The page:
Description: What if we are more multiple as persons than traditional psychology has taught us to believe? And what if our multiplicity is a part of how we are made in the very image of a loving, relational, multiple God? How have modern, Western notions of Oneness caused harm--to both individuals and society? And how can an appreciation of our multiplicity help liberate the voices of those who live at the margins, both of society and within our own complex selves? Braided Selves explores these questions from the perspectives of postmodern pastoral psychology and Trinitarian theology, with implications for the practice of spiritual care, counseling, and psychotherapy. This volume gathers ten years of essays on this theme by preeminent pastoral theologian Pamela Cooper-White, whose writings bring into dialogue postmodern, feminist, and psychoanalytic theory and constructive theology. Endorsements: ´´´´The polyvalent beauty of the titular metaphor weaves right through this powerful new contribution to relational theology--in its most currently postmodern theory and practice. Managing to remain breathtakingly readable, this text offers its manifold gifts to the whole range of theological disciplines. Braid this book into your lives, your ministries, your studies, your selves!´´´´ --Catherine Keller Professor of Constructive Theology Drew Theological School ´´´´Braided Selves is a remarkable collection of richly nuanced, provocative, debatable, generative, and above all, truly important essays at the intersection of psychoanalytic theory, theological anthropology, constructive theology, and pastoral theology by one who may now be the most profound and searching pastoral theologian of our time. Pamela Cooper-White writes in a fluid, interesting, and highly readable style, while probing the depths of some of the most important issues in contemporary, postmodern theological anthropology and clinical and pastoral practice. This book cannot be too highly recommended.´´´´ --Rodney J. Hunter Professor Emeritus of Pastoral Theology Candler School of Theology, Emory University ´´´´Braided Selves is what authentic theology could be in the twenty-first century: theoretically rich without fleeing into metaphysical and rhetorical abstractions; rooted in human experience without degenerating into sentimentality and cliché. Anyone who cares about religious reflection in this troubled time should read this book. It will be a loss if Dr. Cooper-White´s text is in any way restricted only to those who have ´pastoral´ in their job description.´´´´ --James W. Jones Professor of Psychology of Religion Rutgers University About the Contributor(s): Pamela Cooper-White is the Ben G. and Nancye Clapp Gautier Professor of Pastoral Theology, Care, and Counseling at Columbia Theological Seminary, Decatur, Georgia, and Director of the Atlanta Theological Association´s ThD program in Pastoral Counseling. In 2005 she received the American Association of Pastoral Counselors´ national award for Distinguished Achievement in Research and Writing. Cooper-White holds PhDs from Harvard University and from the Institute for Clinical Social Work in Chicago. She is the author of Many Voices: Pastoral Psychotherapy and Theology in Relational Perspective (2007), Shared Wisdom: Use of the Self in Pastoral Care and Counseling (2004), and The Cry of Tamar: Violence against Women and the Church´s Response (1995).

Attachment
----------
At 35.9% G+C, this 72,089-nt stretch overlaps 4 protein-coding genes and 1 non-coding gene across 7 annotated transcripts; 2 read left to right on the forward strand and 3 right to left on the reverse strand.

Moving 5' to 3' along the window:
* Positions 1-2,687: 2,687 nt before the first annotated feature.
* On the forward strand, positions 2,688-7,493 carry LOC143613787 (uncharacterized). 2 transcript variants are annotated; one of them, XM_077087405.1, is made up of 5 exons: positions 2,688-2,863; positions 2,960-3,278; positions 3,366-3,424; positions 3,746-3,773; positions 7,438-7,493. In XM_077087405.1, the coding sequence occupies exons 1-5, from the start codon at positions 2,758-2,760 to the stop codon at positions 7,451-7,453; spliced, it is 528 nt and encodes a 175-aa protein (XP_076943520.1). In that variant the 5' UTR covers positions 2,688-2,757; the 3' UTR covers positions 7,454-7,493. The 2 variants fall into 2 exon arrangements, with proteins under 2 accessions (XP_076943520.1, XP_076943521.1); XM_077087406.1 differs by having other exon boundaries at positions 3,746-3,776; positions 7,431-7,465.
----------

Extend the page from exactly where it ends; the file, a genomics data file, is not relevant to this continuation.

The ethnography of Japan is currently being reshaped by a new generation of Japanologists, and the present work certainly deserves a place in this body of literature. . . . The combination of utility with beauty makes Kondo´s book required reading, for those with an interest not only in Japan but also in reflexive anthropology, women´s studies, field methods, the anthropology of work, social psychology, Asian Americans, and even modern literature.´´--Paul H. Noguchi, ´´American Anthropologist´´ ´´Kondo´s work is significant because she goes beyond disharmony, insisting on complexity. Kondo shows that inequalities are not simply oppressive-they are meaningful ways to establish identities.´´--Nancy Rosenberger, ´´Journal of Asian Studies